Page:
The thing about being a granny on a long bike ride, is one never knows what might conk in. So far so good.
Early morning at the coffee bar in Vetralla you can have a whiskey corretto (in Italy it’s usually the other way around, an espresso with a dash of liquor).
Traffic was quite scary but the drivers are pretty good about giving us a wide birth.
We stick to the pilgrim route as much as we can, mostly gravel. Tricky on steep inclines where the recent storms have washed out gullies. There are no photographs of them obviously. My bike has very thin wheels, and I sit very high…great for looking over fences.
Made it to old Viterbo, which brags a very deep history. We went to the bike shop for a spare tube, one of the many prep things I forgot to do. We are still in Lazio, where the roads are shocking… and I’m not keen to get a puncture anywhere near those large white sheep dogs.
We pass pilgrims walking to St. Peters in Rome and we shout out ‘buon Camino!’ Everybody is in a good mood. We’re the only weirdo’s going north.
This is me looking like a poppy.
Simon is in charge of navigating this week. No warning from him about hills. One is pleasantly riding along and then you’re riding up to Montefiascone.
Awesome on an ebike, Simon had to push. The basalt flagstones are great for breaking in the seat. At one point the hill was so steep I thought I would flip over backwards. Had the battery set on Turbo. We reached the summit in time for lunch at 3pm. That icy cold beer went down in one long gulp! Lunch had to be a panino as all the restaurants were closed.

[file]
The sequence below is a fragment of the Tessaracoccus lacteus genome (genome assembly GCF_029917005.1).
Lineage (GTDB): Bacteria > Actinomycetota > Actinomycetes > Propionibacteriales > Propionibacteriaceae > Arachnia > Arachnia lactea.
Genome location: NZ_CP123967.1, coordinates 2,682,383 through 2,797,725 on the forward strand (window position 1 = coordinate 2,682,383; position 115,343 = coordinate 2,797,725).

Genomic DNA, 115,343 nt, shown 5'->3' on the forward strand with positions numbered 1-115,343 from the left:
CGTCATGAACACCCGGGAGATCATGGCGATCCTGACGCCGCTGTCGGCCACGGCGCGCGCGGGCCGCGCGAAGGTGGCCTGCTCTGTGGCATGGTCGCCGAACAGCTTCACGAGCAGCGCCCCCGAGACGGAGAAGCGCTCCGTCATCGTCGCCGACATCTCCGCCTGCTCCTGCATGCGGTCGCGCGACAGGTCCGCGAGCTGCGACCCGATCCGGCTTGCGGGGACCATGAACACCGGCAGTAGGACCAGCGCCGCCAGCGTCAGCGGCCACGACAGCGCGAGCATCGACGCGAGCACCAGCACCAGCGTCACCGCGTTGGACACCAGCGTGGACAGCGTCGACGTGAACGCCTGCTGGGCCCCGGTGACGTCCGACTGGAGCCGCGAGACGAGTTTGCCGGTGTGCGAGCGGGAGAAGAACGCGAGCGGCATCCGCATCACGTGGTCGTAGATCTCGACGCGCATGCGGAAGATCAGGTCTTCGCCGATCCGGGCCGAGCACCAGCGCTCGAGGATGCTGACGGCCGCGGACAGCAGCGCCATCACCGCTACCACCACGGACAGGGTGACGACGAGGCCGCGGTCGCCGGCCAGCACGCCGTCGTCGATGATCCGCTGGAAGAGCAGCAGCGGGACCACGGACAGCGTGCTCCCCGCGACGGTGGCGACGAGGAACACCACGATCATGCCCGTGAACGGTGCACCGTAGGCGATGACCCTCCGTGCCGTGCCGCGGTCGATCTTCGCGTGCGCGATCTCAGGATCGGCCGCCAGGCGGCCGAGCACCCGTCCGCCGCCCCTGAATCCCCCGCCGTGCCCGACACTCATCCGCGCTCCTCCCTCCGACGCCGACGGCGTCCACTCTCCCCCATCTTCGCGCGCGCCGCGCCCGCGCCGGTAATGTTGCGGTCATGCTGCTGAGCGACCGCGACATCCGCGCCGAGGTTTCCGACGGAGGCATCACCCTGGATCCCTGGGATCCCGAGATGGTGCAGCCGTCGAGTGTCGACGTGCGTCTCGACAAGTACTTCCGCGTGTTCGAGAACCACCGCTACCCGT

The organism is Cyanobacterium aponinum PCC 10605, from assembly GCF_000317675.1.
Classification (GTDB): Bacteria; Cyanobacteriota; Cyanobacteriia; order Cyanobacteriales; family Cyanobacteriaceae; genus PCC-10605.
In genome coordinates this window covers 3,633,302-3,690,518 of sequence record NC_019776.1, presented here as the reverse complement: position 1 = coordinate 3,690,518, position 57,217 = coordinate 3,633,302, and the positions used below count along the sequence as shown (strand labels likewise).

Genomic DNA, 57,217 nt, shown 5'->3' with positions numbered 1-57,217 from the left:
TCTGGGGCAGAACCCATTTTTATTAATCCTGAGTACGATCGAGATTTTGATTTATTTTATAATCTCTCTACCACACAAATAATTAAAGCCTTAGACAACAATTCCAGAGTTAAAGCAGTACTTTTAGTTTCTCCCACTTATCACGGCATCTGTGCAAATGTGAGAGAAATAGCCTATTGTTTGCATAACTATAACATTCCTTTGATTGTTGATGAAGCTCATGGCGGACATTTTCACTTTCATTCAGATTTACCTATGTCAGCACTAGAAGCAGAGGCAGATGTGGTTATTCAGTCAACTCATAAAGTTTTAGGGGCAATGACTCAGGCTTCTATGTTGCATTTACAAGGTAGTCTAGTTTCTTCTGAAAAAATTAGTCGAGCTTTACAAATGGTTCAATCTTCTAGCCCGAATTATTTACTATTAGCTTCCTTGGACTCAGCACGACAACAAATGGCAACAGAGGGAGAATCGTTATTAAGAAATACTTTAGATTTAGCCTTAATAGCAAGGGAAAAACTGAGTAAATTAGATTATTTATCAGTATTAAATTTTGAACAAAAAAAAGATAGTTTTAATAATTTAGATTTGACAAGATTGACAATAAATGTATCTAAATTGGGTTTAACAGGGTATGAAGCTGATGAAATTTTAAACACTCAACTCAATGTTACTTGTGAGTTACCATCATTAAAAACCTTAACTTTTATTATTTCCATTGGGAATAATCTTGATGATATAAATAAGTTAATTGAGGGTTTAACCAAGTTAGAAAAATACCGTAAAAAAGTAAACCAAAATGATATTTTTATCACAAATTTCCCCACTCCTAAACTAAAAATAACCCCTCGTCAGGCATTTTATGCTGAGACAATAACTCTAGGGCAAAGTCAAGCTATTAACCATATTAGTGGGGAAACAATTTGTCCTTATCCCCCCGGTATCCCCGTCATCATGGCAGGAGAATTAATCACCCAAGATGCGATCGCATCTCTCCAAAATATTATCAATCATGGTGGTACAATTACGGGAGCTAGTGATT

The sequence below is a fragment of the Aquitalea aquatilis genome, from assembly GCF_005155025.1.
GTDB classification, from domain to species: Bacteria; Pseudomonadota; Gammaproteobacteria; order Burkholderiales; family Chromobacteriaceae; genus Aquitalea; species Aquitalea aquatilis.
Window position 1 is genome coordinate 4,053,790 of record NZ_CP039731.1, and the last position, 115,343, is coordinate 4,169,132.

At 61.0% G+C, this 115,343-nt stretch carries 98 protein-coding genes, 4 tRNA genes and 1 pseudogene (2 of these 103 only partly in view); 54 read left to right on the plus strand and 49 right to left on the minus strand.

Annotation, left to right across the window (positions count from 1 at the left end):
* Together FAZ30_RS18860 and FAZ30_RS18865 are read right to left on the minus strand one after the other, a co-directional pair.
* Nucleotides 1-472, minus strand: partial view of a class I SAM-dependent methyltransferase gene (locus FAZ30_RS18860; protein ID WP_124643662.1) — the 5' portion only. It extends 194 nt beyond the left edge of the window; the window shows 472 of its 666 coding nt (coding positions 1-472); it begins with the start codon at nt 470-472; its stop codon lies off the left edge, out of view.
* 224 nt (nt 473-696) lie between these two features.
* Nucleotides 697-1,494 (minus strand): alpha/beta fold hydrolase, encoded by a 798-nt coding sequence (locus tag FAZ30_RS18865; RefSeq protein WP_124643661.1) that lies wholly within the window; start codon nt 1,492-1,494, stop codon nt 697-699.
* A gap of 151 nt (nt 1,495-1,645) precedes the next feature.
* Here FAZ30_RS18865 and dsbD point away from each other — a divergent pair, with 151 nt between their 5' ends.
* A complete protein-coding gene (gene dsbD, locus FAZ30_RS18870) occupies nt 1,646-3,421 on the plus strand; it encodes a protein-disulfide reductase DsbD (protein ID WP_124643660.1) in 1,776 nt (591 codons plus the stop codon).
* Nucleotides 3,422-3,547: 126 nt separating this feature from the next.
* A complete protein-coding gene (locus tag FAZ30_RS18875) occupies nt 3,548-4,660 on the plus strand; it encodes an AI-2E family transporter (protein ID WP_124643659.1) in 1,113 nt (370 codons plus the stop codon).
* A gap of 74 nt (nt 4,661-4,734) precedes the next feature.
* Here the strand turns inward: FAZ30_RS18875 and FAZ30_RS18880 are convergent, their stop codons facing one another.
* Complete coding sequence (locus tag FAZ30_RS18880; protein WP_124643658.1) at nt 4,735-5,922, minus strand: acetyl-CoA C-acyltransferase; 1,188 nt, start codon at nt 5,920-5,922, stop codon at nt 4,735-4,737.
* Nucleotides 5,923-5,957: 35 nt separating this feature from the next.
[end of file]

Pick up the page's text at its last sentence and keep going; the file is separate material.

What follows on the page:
From Montefiascone we went down to Bolsena, by way of the Cassia road, down the volcano rim to the lakeside is an exhilarating curvy tarred road through the ancient oak forest. My knees were a bit wobbly when we got off in Bolsena. Slow day, only 54 kms. 172 Kms so far on the trip.
Slept very well in a wonderfully clean Convent in Bolsena. The Mother Superior is 90 years old, and sat us down to tell us a long story about the history of the church here. Il miracolo (the miracle).
A little girl who lived in AD400, a martyr called Christina is buried there.
A priest from Bohemia came past on his travel back from Rome to Prague in 1200 and something, but he had doubts about his faith.
However, he celebrated the mass in the church, and when he broke the Hostie (consecrated bread) it began to bleed. That expelled all doubt and since then all Catholics celebrate the Corpus Christie.